"It's Better to Jump" focuses on native residents' fears that historied Akka (aka Acre) might become a pristine Europeanized resort town "empty of its own citizens" -- at least the Arabic ones, currently being pushed out by Jewish settlers, immigrants and developers. It's ironic, then, that this well-intentioned docu functions best as a travel promo, with its handsome widescreen photography of the beautiful Palestinian coastal city in northern Israel. Otherwise, the pic feels awfully thin at feature length, growing repetitious and padded despite the complex history and political issues involved. Reception will be modest for its theatrical openings Nov. 22 in New York and Dec. 6 in Los Angeles.

Known to be inhabited since about 3000 B.C., the area became an important port and trading center, its walled perimeter (first built during the 12th-century First Crusades, then rebuilt several centuries later) holding off Napoleon among other would-be invaders. The Old City that wall encompasses has been designated a World Heritage Site, one noted for longstanding harmoniousness among its primarily Muslim and Christian population.

But Arabic residents -- some of whose families have had the same homes for centuries -- complain that in recent decades, there's been a concerted campaign toward the "slow torture and death of a society" (theirs), its goal being an eventual "ethnocracy" of Israeli Jews. Their numbers have halved within just the last decade, variously pushed out by the Israeli authorities' control over building/repair permits, employment biases, and inflated property buyouts that poor citizens can hardly refuse.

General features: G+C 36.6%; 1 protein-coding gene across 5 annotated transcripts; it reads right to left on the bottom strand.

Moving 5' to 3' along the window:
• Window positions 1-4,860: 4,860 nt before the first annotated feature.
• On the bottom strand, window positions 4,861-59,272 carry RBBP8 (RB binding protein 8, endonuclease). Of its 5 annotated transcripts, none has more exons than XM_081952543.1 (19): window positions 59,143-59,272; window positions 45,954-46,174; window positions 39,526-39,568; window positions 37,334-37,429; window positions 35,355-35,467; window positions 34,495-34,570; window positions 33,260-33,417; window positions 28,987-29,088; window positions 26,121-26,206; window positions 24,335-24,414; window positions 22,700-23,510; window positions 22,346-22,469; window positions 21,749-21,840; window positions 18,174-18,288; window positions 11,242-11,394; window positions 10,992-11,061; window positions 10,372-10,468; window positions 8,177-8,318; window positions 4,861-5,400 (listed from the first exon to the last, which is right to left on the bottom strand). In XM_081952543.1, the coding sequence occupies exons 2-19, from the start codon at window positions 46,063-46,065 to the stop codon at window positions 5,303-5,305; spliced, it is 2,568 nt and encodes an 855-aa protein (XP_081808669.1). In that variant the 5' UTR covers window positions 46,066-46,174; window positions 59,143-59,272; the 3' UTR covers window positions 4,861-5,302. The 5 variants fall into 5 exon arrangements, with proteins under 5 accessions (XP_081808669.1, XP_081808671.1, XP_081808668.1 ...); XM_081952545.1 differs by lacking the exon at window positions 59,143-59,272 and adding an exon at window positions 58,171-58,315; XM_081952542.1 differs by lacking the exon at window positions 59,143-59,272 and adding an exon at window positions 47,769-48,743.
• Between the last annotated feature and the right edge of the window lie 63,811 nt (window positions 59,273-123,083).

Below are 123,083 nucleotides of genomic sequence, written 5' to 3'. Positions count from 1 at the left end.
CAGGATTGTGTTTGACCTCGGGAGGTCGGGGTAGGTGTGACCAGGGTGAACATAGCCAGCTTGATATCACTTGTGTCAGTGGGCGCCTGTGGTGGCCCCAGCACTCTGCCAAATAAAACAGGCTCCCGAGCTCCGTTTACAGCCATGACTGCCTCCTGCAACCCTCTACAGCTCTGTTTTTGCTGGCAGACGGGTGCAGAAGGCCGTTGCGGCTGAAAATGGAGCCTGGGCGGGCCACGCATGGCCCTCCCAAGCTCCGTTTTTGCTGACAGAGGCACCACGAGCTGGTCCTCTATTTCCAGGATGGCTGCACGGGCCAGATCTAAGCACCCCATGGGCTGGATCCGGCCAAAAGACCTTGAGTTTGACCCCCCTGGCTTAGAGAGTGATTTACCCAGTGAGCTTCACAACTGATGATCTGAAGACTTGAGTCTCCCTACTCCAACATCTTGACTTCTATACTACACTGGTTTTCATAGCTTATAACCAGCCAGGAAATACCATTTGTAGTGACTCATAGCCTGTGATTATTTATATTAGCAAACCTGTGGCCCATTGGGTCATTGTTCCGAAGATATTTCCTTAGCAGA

Even treasured historical sites have been put on the auction block to be rehabbed as luxury hotels and such. Though primarily a Muslim city since the 7th century, much of Akka's Arabic citizenry was displaced after its capture by Israel in 1948. Today less than one-third of the Old City's inhabitants are Arabs, and their traditional fishing-based economy has been squeezed out by military water rights, pollution and regulation.

Various citizens attest to Akka's cultural vibrancy and importance while lamenting its gradual evolution into what they fear will be one of the most exclusive (and expensive) places in the world. "Here we will stay, God willing" many say, sounding none too hopeful.

The directors haven't drawn particularly interesting material from their interviewed residents and experts, however, and the historical/political contexts are hastily skimmed through. Pic barely squeaks past the one-hour mark, already overstretched, only to clumsily extend another 10 minutes with tagged-on material that includes a limply humorous debate about the significance of hummus.

The title comes from a somewhat dangerous plunge off the seawall that is a favored rite of passage for locals. This "leap of faith" provides a rote visual metaphor for their struggle, with the docu's here predictably consisting of several minutes' diving footage. Lensing shows off the architectural and natural beauties of the area. But the three director-producers' inability to come up with stronger narrative or thematic organization makes "It's Better to Jump" play like the professionally polished side product of a vacation stay.

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